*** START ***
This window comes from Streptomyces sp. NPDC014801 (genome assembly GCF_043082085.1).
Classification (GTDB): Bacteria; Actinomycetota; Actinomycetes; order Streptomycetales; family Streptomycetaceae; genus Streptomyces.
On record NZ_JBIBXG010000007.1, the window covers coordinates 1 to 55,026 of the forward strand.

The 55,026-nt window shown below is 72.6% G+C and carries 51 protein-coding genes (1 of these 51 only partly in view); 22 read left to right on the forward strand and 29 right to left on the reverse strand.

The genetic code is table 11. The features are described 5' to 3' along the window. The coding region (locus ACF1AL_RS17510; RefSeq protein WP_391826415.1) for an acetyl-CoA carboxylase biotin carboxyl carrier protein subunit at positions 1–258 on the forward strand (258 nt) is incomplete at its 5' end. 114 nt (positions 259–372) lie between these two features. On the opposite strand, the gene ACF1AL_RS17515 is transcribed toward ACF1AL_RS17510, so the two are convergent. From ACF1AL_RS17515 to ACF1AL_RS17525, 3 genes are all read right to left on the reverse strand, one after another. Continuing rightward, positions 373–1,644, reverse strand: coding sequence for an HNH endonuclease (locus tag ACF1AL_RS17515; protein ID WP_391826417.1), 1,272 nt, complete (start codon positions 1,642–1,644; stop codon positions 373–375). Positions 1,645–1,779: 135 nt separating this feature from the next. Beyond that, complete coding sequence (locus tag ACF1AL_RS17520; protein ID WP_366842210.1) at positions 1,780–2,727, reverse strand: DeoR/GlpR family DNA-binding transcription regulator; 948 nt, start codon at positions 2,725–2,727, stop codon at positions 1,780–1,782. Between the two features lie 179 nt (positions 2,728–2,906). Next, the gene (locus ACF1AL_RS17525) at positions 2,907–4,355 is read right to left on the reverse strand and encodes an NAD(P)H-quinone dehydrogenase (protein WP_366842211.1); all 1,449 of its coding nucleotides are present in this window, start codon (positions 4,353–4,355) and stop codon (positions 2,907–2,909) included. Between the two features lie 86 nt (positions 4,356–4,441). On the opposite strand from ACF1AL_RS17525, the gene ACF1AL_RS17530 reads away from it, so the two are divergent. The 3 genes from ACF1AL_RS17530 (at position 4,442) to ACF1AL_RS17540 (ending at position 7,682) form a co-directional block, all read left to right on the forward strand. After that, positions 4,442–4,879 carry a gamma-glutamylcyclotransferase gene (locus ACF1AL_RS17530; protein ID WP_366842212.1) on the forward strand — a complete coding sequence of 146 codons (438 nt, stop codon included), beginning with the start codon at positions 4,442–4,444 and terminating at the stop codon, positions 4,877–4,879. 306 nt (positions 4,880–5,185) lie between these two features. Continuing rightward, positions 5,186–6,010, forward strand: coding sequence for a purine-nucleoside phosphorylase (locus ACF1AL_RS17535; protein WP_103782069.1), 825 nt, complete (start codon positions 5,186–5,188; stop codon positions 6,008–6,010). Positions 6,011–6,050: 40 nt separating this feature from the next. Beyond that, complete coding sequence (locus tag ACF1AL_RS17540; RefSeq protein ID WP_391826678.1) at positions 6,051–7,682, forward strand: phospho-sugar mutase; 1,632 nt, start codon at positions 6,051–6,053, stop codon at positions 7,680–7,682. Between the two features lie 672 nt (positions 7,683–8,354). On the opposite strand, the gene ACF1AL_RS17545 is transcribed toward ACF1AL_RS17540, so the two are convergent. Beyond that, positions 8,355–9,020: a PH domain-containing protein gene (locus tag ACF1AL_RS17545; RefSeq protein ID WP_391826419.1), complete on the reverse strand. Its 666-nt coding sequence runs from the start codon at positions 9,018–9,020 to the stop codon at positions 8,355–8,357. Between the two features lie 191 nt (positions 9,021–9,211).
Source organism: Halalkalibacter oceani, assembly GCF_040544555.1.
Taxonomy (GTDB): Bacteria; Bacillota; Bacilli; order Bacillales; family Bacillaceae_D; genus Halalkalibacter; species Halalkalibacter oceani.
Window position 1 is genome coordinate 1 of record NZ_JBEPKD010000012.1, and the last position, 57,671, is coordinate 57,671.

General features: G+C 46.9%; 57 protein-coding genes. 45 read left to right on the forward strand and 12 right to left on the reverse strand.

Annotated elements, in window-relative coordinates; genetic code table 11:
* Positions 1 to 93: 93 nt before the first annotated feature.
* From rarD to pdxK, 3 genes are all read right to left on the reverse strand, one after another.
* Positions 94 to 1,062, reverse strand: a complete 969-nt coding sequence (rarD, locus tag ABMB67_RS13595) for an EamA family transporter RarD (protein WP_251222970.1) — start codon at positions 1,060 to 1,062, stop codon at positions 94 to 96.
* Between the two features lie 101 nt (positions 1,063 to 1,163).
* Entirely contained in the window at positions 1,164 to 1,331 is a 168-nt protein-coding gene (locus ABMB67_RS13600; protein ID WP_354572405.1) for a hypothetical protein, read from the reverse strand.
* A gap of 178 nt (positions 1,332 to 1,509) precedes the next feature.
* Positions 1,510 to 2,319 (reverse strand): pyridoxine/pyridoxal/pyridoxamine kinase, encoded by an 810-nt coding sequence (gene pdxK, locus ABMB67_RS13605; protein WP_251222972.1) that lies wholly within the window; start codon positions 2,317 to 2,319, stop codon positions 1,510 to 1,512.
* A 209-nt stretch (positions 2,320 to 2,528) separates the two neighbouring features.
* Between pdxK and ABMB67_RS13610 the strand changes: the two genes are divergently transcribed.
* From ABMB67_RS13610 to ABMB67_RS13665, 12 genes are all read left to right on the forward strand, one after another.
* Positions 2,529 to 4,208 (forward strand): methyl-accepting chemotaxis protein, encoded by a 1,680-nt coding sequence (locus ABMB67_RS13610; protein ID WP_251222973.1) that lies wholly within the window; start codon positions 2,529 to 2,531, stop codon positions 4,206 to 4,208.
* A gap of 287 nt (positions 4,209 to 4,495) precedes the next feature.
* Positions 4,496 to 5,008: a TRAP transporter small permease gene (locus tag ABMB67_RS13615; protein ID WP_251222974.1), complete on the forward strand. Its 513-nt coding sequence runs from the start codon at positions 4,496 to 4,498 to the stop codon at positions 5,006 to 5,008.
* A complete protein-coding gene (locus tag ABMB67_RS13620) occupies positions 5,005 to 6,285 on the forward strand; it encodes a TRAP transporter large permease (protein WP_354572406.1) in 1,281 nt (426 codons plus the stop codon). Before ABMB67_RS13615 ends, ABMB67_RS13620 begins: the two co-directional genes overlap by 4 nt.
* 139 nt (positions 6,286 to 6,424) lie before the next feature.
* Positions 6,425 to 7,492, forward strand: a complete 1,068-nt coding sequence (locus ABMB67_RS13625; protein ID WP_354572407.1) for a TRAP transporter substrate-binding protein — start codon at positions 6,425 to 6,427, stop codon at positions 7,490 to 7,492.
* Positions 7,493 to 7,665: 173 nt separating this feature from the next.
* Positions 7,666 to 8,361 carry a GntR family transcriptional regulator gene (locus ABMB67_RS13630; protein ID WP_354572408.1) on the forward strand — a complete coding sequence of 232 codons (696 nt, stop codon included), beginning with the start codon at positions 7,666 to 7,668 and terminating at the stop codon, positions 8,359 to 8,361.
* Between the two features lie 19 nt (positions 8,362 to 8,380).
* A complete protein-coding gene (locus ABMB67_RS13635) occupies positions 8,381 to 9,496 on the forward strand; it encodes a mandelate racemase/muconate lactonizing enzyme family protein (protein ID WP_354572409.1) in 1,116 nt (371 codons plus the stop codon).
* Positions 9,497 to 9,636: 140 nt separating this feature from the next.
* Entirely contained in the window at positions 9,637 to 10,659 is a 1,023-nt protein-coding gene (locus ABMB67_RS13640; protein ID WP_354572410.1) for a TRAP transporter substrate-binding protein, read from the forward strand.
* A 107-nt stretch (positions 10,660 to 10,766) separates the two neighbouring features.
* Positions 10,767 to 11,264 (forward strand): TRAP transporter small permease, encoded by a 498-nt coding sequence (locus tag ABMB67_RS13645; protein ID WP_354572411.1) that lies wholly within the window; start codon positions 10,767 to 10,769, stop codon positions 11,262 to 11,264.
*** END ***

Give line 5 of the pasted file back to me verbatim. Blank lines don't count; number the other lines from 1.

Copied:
The genetic code is table 11. The features are described 5' to 3' along the window. The coding region (locus ACF1AL_RS17510; RefSeq protein WP_391826415.1) for an acetyl-CoA carboxylase biotin carboxyl carrier protein subunit at positions 1–258 on the forward strand (258 nt) is incomplete at its 5' end. 114 nt (positions 259–372) lie between these two features. On the opposite strand, the gene ACF1AL_RS17515 is transcribed toward ACF1AL_RS17510, so the two are convergent. From ACF1AL_RS17515 to ACF1AL_RS17525, 3 genes are all read right to left on the reverse strand, one after another. Continuing rightward, positions 373–1,644, reverse strand: coding sequence for an HNH endonuclease (locus tag ACF1AL_RS17515; protein ID WP_391826417.1), 1,272 nt, complete (start codon positions 1,642–1,644; stop codon positions 373–375). Positions 1,645–1,779: 135 nt separating this feature from the next. Beyond that, complete coding sequence (locus tag ACF1AL_RS17520; protein ID WP_366842210.1) at positions 1,780–2,727, reverse strand: DeoR/GlpR family DNA-binding transcription regulator; 948 nt, start codon at positions 2,725–2,727, stop codon at positions 1,780–1,782. Between the two features lie 179 nt (positions 2,728–2,906). Next, the gene (locus ACF1AL_RS17525) at positions 2,907–4,355 is read right to left on the reverse strand and encodes an NAD(P)H-quinone dehydrogenase (protein WP_366842211.1); all 1,449 of its coding nucleotides are present in this window, start codon (positions 4,353–4,355) and stop codon (positions 2,907–2,909) included. Between the two features lie 86 nt (positions 4,356–4,441). On the opposite strand from ACF1AL_RS17525, the gene ACF1AL_RS17530 reads away from it, so the two are divergent. The 3 genes from ACF1AL_RS17530 (at position 4,442) to ACF1AL_RS17540 (ending at position 7,682) form a co-directional block, all read left to right on the forward strand. After that, positions 4,442–4,879 carry a gamma-glutamylcyclotransferase gene (locus ACF1AL_RS17530; protein ID WP_366842212.1) on the forward strand — a complete coding sequence of 146 codons (438 nt, stop codon included), beginning with the start codon at positions 4,442–4,444 and terminating at the stop codon, positions 4,877–4,879. 306 nt (positions 4,880–5,185) lie between these two features. Continuing rightward, positions 5,186–6,010, forward strand: coding sequence for a purine-nucleoside phosphorylase (locus ACF1AL_RS17535; protein WP_103782069.1), 825 nt, complete (start codon positions 5,186–5,188; stop codon positions 6,008–6,010). Positions 6,011–6,050: 40 nt separating this feature from the next. Beyond that, complete coding sequence (locus tag ACF1AL_RS17540; RefSeq protein ID WP_391826678.1) at positions 6,051–7,682, forward strand: phospho-sugar mutase; 1,632 nt, start codon at positions 6,051–6,053, stop codon at positions 7,680–7,682. Between the two features lie 672 nt (positions 7,683–8,354). On the opposite strand, the gene ACF1AL_RS17545 is transcribed toward ACF1AL_RS17540, so the two are convergent. Beyond that, positions 8,355–9,020: a PH domain-containing protein gene (locus tag ACF1AL_RS17545; RefSeq protein ID WP_391826419.1), complete on the reverse strand. Its 666-nt coding sequence runs from the start codon at positions 9,018–9,020 to the stop codon at positions 8,355–8,357. Between the two features lie 191 nt (positions 9,021–9,211).